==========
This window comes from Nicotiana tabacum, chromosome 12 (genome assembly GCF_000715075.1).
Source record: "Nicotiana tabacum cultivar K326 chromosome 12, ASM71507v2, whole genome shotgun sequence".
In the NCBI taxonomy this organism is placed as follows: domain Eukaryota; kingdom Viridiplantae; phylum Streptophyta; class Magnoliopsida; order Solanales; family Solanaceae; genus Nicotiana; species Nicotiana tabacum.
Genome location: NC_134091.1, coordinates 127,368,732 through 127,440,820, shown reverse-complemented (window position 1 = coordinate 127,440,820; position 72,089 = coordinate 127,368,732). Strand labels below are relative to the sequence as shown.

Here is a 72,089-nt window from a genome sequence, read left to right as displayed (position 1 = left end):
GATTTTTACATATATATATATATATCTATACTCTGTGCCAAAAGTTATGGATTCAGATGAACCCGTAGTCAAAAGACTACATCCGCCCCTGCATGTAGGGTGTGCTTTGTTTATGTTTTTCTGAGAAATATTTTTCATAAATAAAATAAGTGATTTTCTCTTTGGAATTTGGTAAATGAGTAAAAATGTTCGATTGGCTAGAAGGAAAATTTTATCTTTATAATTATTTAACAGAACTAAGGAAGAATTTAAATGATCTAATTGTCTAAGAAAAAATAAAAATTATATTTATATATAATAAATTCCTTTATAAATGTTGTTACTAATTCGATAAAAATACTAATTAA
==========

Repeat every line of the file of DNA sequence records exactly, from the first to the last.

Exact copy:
This window comes from Nicotiana tabacum, chromosome 12 (genome assembly GCF_000715075.1).
Source record: "Nicotiana tabacum cultivar K326 chromosome 12, ASM71507v2, whole genome shotgun sequence".
In the NCBI taxonomy this organism is placed as follows: domain Eukaryota; kingdom Viridiplantae; phylum Streptophyta; class Magnoliopsida; order Solanales; family Solanaceae; genus Nicotiana; species Nicotiana tabacum.
Genome location: NC_134091.1, coordinates 127,368,732 through 127,440,820, shown reverse-complemented (window position 1 = coordinate 127,440,820; position 72,089 = coordinate 127,368,732). Strand labels below are relative to the sequence as shown.

Here is a 72,089-nt window from a genome sequence, read left to right as displayed (position 1 = left end):
GATTTTTACATATATATATATATATCTATACTCTGTGCCAAAAGTTATGGATTCAGATGAACCCGTAGTCAAAAGACTACATCCGCCCCTGCATGTAGGGTGTGCTTTGTTTATGTTTTTCTGAGAAATATTTTTCATAAATAAAATAAGTGATTTTCTCTTTGGAATTTGGTAAATGAGTAAAAATGTTCGATTGGCTAGAAGGAAAATTTTATCTTTATAATTATTTAACAGAACTAAGGAAGAATTTAAATGATCTAATTGTCTAAGAAAAAATAAAAATTATATTTATATATAATAAATTCCTTTATAAATGTTGTTACTAATTCGATAAAAATACTAATTAA